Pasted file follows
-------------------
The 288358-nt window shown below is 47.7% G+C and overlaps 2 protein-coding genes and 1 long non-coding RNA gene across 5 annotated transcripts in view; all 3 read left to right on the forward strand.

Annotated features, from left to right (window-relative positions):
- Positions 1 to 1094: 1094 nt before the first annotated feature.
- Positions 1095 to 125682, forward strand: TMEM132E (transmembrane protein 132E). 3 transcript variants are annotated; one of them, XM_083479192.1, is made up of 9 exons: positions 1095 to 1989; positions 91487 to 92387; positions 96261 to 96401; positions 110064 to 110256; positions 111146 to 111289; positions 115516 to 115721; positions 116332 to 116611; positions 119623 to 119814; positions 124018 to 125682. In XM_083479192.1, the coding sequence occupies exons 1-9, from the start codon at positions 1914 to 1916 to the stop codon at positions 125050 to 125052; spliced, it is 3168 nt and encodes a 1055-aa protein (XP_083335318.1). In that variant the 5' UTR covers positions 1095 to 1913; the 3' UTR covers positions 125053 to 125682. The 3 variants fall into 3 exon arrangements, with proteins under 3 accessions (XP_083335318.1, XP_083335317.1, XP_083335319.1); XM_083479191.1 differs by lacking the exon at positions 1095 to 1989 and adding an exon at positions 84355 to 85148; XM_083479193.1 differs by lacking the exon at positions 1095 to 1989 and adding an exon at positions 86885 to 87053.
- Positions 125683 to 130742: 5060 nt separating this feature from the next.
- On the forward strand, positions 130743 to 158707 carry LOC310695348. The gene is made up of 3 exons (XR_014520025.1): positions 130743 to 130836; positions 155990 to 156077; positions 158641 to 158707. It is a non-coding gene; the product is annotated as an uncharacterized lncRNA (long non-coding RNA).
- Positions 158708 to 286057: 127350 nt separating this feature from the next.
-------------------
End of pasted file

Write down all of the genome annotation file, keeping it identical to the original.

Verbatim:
The 288358-nt window shown below is 47.7% G+C and overlaps 2 protein-coding genes and 1 long non-coding RNA gene across 5 annotated transcripts in view; all 3 read left to right on the forward strand.

Annotated features, from left to right (window-relative positions):
- Positions 1 to 1094: 1094 nt before the first annotated feature.
- Positions 1095 to 125682, forward strand: TMEM132E (transmembrane protein 132E). 3 transcript variants are annotated; one of them, XM_083479192.1, is made up of 9 exons: positions 1095 to 1989; positions 91487 to 92387; positions 96261 to 96401; positions 110064 to 110256; positions 111146 to 111289; positions 115516 to 115721; positions 116332 to 116611; positions 119623 to 119814; positions 124018 to 125682. In XM_083479192.1, the coding sequence occupies exons 1-9, from the start codon at positions 1914 to 1916 to the stop codon at positions 125050 to 125052; spliced, it is 3168 nt and encodes a 1055-aa protein (XP_083335318.1). In that variant the 5' UTR covers positions 1095 to 1913; the 3' UTR covers positions 125053 to 125682. The 3 variants fall into 3 exon arrangements, with proteins under 3 accessions (XP_083335318.1, XP_083335317.1, XP_083335319.1); XM_083479191.1 differs by lacking the exon at positions 1095 to 1989 and adding an exon at positions 84355 to 85148; XM_083479193.1 differs by lacking the exon at positions 1095 to 1989 and adding an exon at positions 86885 to 87053.
- Positions 125683 to 130742: 5060 nt separating this feature from the next.
- On the forward strand, positions 130743 to 158707 carry LOC310695348. The gene is made up of 3 exons (XR_014520025.1): positions 130743 to 130836; positions 155990 to 156077; positions 158641 to 158707. It is a non-coding gene; the product is annotated as an uncharacterized lncRNA (long non-coding RNA).
- Positions 158708 to 286057: 127350 nt separating this feature from the next.